In addition to seeking mainstream and independent media coverage, you can also arrange to have news and explanations of your action presented directly to the public through autonomous means (See Banners, Wall Painting, News Services and Guerrilla Broadcasting). Consider how these can be used to communicate the necessary information without implicating those who apply them in greater crimes.
Immediately after an action, make sure that everyone is safe and emotionally cared for, and that anyone who was arrested or injured receives support. Aside from taking care of this, split up and get quickly back to the business of being unremarkable law-abiding citizens. Resist the urge to rush to find each other and compare notes. Eventually, you may want to meet again, either in small groups or all together, to trade perspectives on what happened, but this will require at least as much security as your planning meetings did, since you may now be under suspicion. Consider limiting your involvement in above ground political activities, but don't make any sudden dramatic changes in your lifestyle or commitments. It is less incriminating to maintain a visible routine than to drop out of sight completely. Keep your secrets to yourself and your wits sharp; often, the authorities won't strike until months or even years after an action, when they've had enough time to gather intelligence and prepare a case.
You can use a small and easily concealed pair of tin snips, available at all hardware stores, to most cut barbed wire, razor wire, and chain link fences; use bolt cutters for larger locks.
You can clean fingerprints from an object with hot water and soap, or, in an emergency, by rubbing vigorously with a cloth. Don't forget the details: even if you clean the outside of the flashlight, there may be fingerprints on the batteries within.
You can slip a plastic bag over each shoe to obscure your footprints and prevent tell tale soil from clinging to your soles.
You can hinder logging in the last of our forests by spiking trees in woods that are to be cut. Using a big hammer, drive a nail at least six inches long into each trunk, above the level of your head, and cut off the heads of the nails or cover them with bark; repeat this process randomly throughout the woods, working in the rain if necessary to muffle the noise. Inform the forest service that the trees have been spiked.
You can put a blue filter on your flashlight: this will enable you to use it in the dark without ruining your night vision, and with much less chance of being seen by others.
You can use cotton work gloves to keep your fingerprints off places they don't belong. Leather gloves should be avoided, as they leave their own unique fingerprints, and latex gloves are good for light work, but retain fingerprints on the inside — so be very careful how you dispose of them.
To avoid having your footprints used against you in court, keep an extra pair of shoes stashed in a secret place outside your home to use for night work; wear extra socks, so you can use shoes a couple of sizes bigger than your feet.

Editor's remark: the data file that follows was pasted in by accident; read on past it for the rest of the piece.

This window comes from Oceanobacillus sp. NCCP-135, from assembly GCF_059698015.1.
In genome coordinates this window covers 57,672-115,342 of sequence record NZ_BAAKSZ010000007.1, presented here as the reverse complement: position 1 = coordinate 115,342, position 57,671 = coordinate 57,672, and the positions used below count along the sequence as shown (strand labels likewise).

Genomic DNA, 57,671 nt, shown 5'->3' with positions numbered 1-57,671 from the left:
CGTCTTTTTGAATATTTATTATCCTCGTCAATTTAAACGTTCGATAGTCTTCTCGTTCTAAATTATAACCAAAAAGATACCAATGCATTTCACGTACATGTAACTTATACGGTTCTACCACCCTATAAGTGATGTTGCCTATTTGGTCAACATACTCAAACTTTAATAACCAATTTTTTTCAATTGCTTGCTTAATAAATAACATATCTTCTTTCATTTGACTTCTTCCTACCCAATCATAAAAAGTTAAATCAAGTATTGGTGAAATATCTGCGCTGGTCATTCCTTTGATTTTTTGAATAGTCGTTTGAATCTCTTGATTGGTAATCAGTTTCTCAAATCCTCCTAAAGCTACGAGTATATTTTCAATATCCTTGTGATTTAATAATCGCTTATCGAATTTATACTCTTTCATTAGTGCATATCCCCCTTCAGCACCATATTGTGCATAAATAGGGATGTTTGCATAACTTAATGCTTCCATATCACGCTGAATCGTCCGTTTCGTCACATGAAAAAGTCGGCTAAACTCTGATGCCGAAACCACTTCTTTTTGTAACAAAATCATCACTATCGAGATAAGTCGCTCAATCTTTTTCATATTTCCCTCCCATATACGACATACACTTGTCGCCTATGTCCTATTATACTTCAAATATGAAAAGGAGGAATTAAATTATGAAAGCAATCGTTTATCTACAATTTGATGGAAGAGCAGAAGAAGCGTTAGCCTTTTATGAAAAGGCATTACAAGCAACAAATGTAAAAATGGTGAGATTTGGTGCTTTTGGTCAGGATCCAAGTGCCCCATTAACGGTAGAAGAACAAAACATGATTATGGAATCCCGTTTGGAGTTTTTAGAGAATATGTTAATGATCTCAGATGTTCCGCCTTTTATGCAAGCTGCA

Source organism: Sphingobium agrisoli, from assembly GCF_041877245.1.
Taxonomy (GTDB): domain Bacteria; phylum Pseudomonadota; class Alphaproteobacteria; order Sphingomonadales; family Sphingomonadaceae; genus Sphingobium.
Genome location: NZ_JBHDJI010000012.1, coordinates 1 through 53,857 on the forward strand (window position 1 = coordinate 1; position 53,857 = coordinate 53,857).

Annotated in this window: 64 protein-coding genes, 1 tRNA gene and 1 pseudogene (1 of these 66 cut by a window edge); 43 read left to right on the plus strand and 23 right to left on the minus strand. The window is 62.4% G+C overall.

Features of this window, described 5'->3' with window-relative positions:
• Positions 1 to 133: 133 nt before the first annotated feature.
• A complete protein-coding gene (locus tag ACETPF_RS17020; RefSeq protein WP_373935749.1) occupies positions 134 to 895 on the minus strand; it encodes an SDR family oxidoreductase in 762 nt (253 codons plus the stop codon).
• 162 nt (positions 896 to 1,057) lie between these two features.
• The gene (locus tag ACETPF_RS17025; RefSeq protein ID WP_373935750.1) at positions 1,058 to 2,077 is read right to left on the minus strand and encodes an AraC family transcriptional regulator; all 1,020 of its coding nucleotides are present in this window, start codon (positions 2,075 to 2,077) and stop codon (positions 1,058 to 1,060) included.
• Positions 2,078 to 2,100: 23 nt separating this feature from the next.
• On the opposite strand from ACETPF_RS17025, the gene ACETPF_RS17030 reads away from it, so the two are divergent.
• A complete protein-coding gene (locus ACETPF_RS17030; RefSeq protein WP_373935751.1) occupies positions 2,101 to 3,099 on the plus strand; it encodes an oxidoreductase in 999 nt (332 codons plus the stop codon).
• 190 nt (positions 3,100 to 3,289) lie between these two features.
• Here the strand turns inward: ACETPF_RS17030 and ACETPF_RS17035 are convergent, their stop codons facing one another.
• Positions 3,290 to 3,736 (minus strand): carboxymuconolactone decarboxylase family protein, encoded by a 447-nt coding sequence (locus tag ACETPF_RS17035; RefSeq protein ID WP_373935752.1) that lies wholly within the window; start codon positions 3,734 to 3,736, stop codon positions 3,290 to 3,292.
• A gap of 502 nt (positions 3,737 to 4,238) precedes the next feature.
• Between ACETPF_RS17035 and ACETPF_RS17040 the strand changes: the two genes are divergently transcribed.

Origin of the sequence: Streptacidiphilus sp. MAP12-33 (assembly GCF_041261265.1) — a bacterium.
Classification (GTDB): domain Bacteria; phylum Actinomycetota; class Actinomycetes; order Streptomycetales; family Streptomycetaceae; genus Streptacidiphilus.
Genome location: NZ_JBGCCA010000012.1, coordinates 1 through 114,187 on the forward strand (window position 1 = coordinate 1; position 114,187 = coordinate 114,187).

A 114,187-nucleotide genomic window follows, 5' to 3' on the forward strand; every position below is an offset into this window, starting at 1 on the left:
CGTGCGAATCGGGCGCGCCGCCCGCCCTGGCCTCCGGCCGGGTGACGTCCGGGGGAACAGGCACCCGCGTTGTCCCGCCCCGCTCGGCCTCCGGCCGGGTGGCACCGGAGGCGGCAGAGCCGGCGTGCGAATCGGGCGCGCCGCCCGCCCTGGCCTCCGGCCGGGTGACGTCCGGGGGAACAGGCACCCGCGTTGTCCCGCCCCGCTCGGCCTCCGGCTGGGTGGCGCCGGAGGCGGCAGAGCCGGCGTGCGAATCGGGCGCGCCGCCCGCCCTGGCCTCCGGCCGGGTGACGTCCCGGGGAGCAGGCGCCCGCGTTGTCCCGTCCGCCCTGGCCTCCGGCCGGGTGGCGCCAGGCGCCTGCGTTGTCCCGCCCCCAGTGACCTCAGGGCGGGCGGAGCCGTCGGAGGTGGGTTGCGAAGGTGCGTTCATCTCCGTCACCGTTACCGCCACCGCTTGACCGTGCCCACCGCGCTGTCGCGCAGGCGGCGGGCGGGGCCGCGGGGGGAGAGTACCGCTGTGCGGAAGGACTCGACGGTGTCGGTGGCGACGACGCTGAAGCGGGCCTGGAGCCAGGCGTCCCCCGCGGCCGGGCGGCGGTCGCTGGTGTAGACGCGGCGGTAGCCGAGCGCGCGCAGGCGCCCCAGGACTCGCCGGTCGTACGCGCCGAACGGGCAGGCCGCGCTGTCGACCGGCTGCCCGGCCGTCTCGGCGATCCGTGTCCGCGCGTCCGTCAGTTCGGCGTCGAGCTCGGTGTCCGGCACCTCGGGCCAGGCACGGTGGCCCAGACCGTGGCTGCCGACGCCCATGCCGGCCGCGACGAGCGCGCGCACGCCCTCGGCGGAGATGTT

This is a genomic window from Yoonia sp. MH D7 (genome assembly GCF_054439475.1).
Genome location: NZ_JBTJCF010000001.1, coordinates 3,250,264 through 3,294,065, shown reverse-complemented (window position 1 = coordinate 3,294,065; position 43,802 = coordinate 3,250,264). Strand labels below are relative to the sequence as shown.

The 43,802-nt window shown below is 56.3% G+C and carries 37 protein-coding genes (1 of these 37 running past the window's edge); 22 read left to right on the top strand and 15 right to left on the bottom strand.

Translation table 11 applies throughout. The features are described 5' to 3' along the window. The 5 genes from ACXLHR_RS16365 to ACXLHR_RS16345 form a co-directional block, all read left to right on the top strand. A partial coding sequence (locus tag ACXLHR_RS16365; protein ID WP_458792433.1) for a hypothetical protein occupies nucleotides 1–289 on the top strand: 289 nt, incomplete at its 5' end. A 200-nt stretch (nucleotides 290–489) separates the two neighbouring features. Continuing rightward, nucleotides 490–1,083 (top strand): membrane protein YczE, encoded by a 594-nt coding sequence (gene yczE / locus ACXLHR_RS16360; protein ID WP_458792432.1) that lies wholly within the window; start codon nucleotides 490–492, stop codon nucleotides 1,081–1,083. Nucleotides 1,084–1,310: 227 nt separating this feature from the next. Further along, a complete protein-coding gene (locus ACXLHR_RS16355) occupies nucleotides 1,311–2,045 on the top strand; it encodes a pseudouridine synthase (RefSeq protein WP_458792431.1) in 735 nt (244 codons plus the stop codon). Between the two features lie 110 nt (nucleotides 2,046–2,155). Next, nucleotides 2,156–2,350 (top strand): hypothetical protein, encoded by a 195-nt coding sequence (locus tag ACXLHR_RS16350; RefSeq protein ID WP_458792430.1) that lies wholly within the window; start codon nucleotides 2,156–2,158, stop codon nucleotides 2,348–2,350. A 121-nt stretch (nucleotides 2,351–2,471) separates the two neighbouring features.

If you have to pass fences, consider going through them rather than over them. If you have bolt cutters, this may take no longer than scaling them, and involves less risk of being spotted. With chain link fences, just cut the same thread of wire in the fence top, bottom, and three or four places in between, then pull out the wire with your pliers. The fence will then just fall into two. Keep in mind that a cut fence, if discovered, will immediately alert an otherwise unsuspicious person.
If you have to walk, try to stay off roads. If you need to drive, be aware of all the ways your vehicle can be tracked, including traffic cameras.
If you have to cross a wall, you may need extra equipment. The simplest way is to bring your own ladder; if you leave this at your point of entry, however, it can attract attention, and if someone removes it you may be trapped.
Ditches and rivers can provide good cover, but it's always better to work dry, so plan on exiting through one rather than entering, if possible. Remember that mud records footprints and other signs of human passage.
If a gate is padlocked, use bolt cutters to remove the lock. If you have the option, it is easier to cut a chain than a lock, and easier to disguise. Never leave a cut padlock or chain in view — it's a sure sign that someone's inside. If need be, replace a cut lock with an identical padlock of your own.
You can cover a window or a portion there of with duct tape before breaking it, if you want to do so quietly and without making a mess.
Doors are often protected by alarms. If in doubt, you can always try going through the door itself, but the cutting operations will be noisy.
Often metal sheds and warehouses can be cut open with a pair of sheet metal snips, exposing the insulation and soft inner wall which can be cut with a razor knife or sheetrock saw. The doors can probably take a severe beating while the walls are soft and probably not well protected by security systems and cameras.
Roofs can provide numerous access points. Watch for heating and air conditioning ducts, ventilation fans, attics, and crawlspaces.
Avoid open areas, especially around factories and offices: they are likely to be under camera surveillance.